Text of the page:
Background: Transjugular intrahepatic portosystemic shunt (TIPS) creation is a commonly utilized procedure used for patients with chronic liver disease and resistant portal hypertension. Previous studies have explored the trends and short-term outcomes in TIPS procedures. This study aims to further compare short-term in-hospital outcomes of patients with coagulation disorders when undergoing TIPS.
Methods: This retrospective cohort study utilized data from the Nationwide Inpatient Sample (NIS) to identify adult patients (18+) from 2012-2014 who underwent a TIPS procedure. ICD-9 codes identified patients with a history of coagulation disorders. Patients missing important clinical identifiers (age, gender, death) were excluded. Patients with a diagnosis of bleeding from an ulcer in the gastrointestinal tract or from angiodysplasia were excluded as well. Data analyses assessed hospital length of stay (LOS), inpatient charges, and mortality rate.
Results: Of the 49,074 patients identified to undergo a TIPS, 2,177 patients had a diagnosis of a coagulation disorder. Patients without a coagulation disorder had a mean mortality rate of 0.5% and mean total hospital charges of $36,467.21. Total hospital charges and mortality rate for patients with a coagulation disorder were $148,183.66 (p ≤ 0.001) and 9.9% (p ≤ 0.001). LOS for patients without a coagulation disorder was a mean of 3.79 days and patients with coagulation disorder was a mean of 9.81 (p ≤ 0.001) days.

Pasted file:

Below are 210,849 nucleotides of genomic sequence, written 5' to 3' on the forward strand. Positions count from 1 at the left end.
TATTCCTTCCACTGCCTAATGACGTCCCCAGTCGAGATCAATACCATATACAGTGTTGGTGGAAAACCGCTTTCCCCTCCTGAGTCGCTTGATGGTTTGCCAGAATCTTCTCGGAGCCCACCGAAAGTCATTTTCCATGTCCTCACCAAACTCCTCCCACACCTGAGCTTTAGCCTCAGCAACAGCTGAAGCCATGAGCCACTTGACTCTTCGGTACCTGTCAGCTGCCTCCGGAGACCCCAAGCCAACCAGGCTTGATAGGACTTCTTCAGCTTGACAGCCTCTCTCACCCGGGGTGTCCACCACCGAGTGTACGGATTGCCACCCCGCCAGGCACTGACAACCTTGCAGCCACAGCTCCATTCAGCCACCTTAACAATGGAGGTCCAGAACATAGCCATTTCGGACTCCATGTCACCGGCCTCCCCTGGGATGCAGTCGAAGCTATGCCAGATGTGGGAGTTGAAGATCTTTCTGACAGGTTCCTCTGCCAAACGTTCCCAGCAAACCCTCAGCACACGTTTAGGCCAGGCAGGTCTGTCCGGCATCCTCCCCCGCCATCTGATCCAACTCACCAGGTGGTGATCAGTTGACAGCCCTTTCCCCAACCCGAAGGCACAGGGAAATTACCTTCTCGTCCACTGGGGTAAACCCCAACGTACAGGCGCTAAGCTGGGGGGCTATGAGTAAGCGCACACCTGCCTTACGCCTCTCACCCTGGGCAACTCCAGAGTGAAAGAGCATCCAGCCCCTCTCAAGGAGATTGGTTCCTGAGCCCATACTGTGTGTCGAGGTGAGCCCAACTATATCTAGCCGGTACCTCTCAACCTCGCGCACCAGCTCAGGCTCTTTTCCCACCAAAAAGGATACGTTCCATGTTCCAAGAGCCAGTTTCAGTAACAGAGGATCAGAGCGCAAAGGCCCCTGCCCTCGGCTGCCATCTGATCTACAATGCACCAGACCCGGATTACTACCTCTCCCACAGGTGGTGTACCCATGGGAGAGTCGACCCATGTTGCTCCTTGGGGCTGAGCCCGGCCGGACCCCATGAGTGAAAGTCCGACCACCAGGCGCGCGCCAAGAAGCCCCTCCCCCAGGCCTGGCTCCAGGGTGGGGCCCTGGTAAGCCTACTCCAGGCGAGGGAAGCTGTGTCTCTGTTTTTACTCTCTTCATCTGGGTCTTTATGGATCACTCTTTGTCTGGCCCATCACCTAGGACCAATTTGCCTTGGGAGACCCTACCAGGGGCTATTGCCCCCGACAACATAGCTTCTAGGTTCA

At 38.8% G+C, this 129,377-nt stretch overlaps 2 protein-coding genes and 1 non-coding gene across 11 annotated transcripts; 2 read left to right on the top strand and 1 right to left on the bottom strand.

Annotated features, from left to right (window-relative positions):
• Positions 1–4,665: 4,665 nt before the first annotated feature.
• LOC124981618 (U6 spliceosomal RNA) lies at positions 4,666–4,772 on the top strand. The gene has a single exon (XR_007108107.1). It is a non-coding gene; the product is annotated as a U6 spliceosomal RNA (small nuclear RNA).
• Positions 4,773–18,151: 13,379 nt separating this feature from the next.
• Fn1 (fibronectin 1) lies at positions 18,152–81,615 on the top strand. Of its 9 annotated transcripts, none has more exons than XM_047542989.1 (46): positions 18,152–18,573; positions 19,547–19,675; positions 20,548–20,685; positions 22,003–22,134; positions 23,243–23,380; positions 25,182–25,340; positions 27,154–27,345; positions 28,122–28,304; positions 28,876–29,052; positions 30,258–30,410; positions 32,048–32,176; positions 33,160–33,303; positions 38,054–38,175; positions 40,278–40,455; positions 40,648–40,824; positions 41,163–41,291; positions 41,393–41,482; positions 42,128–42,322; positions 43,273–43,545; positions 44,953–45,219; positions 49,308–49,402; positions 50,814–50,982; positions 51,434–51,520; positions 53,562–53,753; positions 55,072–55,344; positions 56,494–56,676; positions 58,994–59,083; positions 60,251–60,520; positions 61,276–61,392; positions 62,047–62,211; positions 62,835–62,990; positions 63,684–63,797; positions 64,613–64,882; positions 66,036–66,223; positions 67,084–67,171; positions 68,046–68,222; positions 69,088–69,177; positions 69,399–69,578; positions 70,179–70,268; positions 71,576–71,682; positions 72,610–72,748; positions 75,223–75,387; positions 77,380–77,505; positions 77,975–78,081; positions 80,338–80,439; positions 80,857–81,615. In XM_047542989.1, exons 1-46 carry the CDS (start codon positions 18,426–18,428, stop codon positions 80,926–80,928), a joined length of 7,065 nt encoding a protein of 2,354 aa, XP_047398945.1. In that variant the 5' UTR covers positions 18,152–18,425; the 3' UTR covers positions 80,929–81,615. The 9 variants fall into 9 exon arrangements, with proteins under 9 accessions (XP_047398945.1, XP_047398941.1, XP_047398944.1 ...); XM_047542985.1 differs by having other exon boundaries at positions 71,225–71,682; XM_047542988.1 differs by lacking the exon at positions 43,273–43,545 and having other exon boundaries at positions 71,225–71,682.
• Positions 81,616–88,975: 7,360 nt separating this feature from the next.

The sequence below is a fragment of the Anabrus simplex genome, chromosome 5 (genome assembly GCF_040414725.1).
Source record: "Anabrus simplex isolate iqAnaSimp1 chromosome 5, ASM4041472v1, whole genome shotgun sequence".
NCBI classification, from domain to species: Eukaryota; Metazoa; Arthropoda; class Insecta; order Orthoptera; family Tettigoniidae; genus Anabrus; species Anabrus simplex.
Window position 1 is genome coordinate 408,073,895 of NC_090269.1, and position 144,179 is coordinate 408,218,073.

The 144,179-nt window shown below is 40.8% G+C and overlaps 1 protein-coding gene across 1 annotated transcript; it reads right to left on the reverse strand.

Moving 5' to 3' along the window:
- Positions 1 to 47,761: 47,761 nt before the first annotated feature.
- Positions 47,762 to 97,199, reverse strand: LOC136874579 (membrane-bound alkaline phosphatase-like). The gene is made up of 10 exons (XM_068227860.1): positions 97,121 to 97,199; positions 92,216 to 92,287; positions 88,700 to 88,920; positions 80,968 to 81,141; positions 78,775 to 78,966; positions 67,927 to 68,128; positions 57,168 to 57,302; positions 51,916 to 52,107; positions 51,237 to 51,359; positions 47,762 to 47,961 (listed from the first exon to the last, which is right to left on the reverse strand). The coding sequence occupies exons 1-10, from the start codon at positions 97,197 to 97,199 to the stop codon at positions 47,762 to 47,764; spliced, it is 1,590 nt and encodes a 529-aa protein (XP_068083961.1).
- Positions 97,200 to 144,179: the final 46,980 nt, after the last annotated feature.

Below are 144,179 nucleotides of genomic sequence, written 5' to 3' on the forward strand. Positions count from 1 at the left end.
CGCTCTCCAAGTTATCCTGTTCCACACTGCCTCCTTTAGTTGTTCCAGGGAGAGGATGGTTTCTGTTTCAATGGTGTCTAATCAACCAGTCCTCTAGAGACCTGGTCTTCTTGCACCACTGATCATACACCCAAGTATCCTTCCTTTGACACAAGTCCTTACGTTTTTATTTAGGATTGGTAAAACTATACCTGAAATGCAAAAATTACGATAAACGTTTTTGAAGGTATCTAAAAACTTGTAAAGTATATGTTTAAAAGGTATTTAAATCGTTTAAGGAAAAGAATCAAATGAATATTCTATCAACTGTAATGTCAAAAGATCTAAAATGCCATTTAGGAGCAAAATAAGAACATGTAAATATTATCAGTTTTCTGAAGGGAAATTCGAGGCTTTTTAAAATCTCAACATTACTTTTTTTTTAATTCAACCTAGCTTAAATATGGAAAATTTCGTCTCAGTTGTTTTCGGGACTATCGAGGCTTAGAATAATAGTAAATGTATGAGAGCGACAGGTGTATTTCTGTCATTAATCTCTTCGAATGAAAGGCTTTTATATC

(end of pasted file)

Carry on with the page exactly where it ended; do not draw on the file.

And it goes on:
Conclusions: Patients undergoing TIPS who are pre-disposed with coagulation disorders suffer from longer LOS, increased total hospital charges and increased mortality rate. Laboratory tests to screen and diagnose liver and renal failure, systemic infection, coagulopathy and to establish a Child-Pugh classification are all done prior to TIPS as it is imperative in managing hospital stay for these patients. Optimization of treatment and management of prior diagnosed coagulation disorders can provide avenues for lowering length of stay, total charges and mortality rate. Future analysis to break down specific coagulation disorders and their effects of hospital stay can further improve the outcomes of patients undergoing TIPS to treat their chronic liver disease and treatment-resistant portal hypertension.